The Bible’s Viewpoint
Has Science Made the Bible Obsolete?
HAS science, with its advanced understanding of the universe, turned the Bible into a collection of myths and legends? Many people today think so. Do you?
Perhaps, like many, you were taught to think that way from your youth up but never really questioned the idea. We invite you to question it now. Consider just one example, a statement made in the Bible about the natural universe. Not only did this statement flatly contradict what the experts of that day were saying but it contradicted what scientists were still saying millenniums later.
A Matter of Gravity
What is the earth resting on? What holds up the moon, the sun, and the stars? These questions have intrigued humans for thousands of years. In regard to the earth, the Bible has a simple answer. At Job 26:7 it says that God is “hanging the earth upon nothing.” In the original Hebrew, the word for “nothing” (beli-mahʹ) used here literally means “not any thing,” and this is the only time it occurs in the Bible. The picture it presents of an earth surrounded by empty space is recognized by scholars as a “remarkable vision,” especially for its time.*
This was not at all how most people envisioned the cosmos in those days. One ancient view was that the earth was supported by elephants standing on the back of a giant turtle.
Aristotle, a famous Greek philosopher and scientist of the fourth century B.C.E., taught that the earth could never hang in empty space. Instead, he taught that the heavenly bodies were each fixed to the surface of solid, transparent spheres. Sphere lay nestled within sphere. The earth was innermost; the outermost sphere held the stars. As the spheres revolved one within another, the objects on them—the sun, the moon, and the planets—moved across the sky.
The Bible’s statement that the earth actually ‘hangs upon nothing’ predated Aristotle by over 1,100 years. Yet, Aristotle was considered the foremost thinker of his day. His views were still taught as fact almost 2,000 years after his death! As The New Encyclopædia Britannica says, in the 16th and 17th centuries C.E., Aristotle’s teachings “ascended to the status of religious dogma” in the eyes of the church.
Sixteenth-century philosopher Giordano Bruno dared to challenge the concept that the stars “are as it were embedded in a single cupola.” He wrote that it was “a ridiculous notion which children might conceive, imagining perhaps that if [the stars] were not attached to the celestial surface by a good glue, or nailed with stoutest nails, they would fall on us like hail.” But disagreeing with Aristotle was a dangerous game in those days—the church had Bruno burned alive for spreading his unorthodox ideas about the universe.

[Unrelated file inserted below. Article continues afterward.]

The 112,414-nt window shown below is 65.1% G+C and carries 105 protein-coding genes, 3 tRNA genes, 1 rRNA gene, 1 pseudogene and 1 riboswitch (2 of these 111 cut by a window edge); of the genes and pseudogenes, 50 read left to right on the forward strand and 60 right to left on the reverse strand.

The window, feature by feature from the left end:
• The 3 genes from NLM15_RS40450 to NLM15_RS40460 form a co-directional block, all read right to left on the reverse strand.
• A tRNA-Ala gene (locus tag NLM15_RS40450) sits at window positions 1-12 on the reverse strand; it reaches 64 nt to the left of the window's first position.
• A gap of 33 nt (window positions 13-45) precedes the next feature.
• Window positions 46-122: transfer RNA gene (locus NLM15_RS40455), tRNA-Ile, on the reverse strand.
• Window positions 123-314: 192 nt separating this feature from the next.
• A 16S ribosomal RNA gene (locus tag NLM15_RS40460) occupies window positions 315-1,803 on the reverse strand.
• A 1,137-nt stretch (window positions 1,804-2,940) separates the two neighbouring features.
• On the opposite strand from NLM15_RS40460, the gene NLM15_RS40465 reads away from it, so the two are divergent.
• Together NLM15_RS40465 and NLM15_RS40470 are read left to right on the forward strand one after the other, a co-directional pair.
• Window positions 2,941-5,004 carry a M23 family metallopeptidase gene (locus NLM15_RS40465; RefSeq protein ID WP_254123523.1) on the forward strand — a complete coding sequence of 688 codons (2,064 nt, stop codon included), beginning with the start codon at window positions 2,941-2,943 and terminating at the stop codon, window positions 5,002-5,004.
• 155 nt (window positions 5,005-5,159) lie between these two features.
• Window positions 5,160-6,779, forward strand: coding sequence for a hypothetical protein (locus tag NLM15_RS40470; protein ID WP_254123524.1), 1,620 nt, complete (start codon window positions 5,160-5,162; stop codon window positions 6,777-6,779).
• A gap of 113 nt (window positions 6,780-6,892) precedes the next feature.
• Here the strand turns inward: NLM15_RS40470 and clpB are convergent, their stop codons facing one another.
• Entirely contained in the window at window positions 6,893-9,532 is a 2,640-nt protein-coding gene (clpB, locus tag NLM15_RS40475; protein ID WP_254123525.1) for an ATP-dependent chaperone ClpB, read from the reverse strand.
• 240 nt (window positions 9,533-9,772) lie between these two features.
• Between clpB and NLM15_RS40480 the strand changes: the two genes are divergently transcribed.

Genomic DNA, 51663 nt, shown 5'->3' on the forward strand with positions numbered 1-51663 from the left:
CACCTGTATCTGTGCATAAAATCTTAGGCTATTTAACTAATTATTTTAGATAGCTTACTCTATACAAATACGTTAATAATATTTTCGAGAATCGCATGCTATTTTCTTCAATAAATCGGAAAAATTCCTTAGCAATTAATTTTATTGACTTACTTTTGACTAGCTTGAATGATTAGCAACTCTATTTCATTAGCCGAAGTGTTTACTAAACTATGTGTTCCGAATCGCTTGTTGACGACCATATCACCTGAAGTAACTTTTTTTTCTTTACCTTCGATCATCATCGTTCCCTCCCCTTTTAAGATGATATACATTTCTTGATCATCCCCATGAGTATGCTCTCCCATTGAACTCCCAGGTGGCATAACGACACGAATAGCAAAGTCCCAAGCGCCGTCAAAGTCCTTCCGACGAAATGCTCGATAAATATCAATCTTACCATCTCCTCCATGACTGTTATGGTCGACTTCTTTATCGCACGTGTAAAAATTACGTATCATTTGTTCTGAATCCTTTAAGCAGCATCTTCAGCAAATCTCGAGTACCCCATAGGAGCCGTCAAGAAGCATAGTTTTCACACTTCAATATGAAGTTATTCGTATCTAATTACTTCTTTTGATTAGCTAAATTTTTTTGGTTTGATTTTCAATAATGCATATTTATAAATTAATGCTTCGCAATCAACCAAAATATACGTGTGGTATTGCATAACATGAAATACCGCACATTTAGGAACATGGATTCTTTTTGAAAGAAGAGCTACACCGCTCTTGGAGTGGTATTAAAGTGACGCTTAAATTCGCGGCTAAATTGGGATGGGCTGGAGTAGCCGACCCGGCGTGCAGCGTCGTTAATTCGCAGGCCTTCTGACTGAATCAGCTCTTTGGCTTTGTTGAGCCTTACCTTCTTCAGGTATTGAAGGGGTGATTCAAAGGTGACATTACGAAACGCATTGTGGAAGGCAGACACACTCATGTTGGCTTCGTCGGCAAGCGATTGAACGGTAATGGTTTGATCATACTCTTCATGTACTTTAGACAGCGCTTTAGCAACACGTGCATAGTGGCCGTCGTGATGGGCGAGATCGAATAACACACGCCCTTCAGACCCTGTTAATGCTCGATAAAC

In the Cosmic Soup
With the invention of the telescope, astronomers in growing numbers began to question Aristotle. If the sun, the moon, and the stars were not attached to spheres that spin around the earth, then what could hold them up and move them around? Seventeenth-century mathematician René Descartes thought he had the answer. He agreed with Aristotle that the space between us and the other heavenly bodies could not be empty. So he postulated that the universe was filled with a transparent fluid—a sort of cosmic soup.
This theory seemed to solve two problems. For one, it provided something to ‘hold up’ the heavenly bodies; they were all suspended in the soup! For another, it helped explain the motions of the planets. Descartes held that the planets were caught in the grip of whirlpools, or vortices, in the fluid, which made them swirl around in their orbits. This “Theory of Vortices,” as it was termed, may strike us as rather fanciful today. But it was the dominant theory in the study of the universe for more than a century in some countries.
Many scientists preferred it to the newcomer: Isaac Newton’s law of universal gravitation, published in 1687. Newton asserted that the planets did not need mechanical, tangible objects or substances to hold them aloft. It was the force of gravity that governed their motions and held them locked in their orbits. In effect, they hung in empty space upon nothing. Many of Newton’s colleagues scoffed at his notion of gravity. And even Newton himself found it hard to believe that space was a void, largely empty of substance.
Nonetheless, Newton’s views eventually won out. Today, it is all too easy for us to forget that this question of what holds up the planets stirred heated debate among learned and brilliant scientists some 32 centuries after the Bible stated with elegant simplicity that the earth is ‘hanging upon nothing.’ How could Job have known to phrase things just that way? Why would he say that nothing of substance holds up the earth, when it took the “experts” well over 3,000 years to arrive at the same conclusion?
Why Is the Bible So Ahead Of Its Time?
The Bible gives the logical answer. At 2 Timothy 3:16 we read: “All Scripture is inspired of God.” Thus the Bible is not the product of human wisdom but, rather, an accurate transmission of the Creator’s thoughts to us.
It is vitally important that you find out for yourself whether the Bible’s claim is true. (1 Thessalonians 2:13) In that way you could gain access to the thoughts of the Being who designed and created us. What better source could there be to tell us what the future holds and how to lead a happy, productive life in this troubled world?
The Theological Wordbook of the Old Testament says: “Job 26:7 strikingly pictures the then-known world as suspended in space, thereby anticipating future scientific discovery.”
[Picture Credit Line on page 14]
By permission of the British Library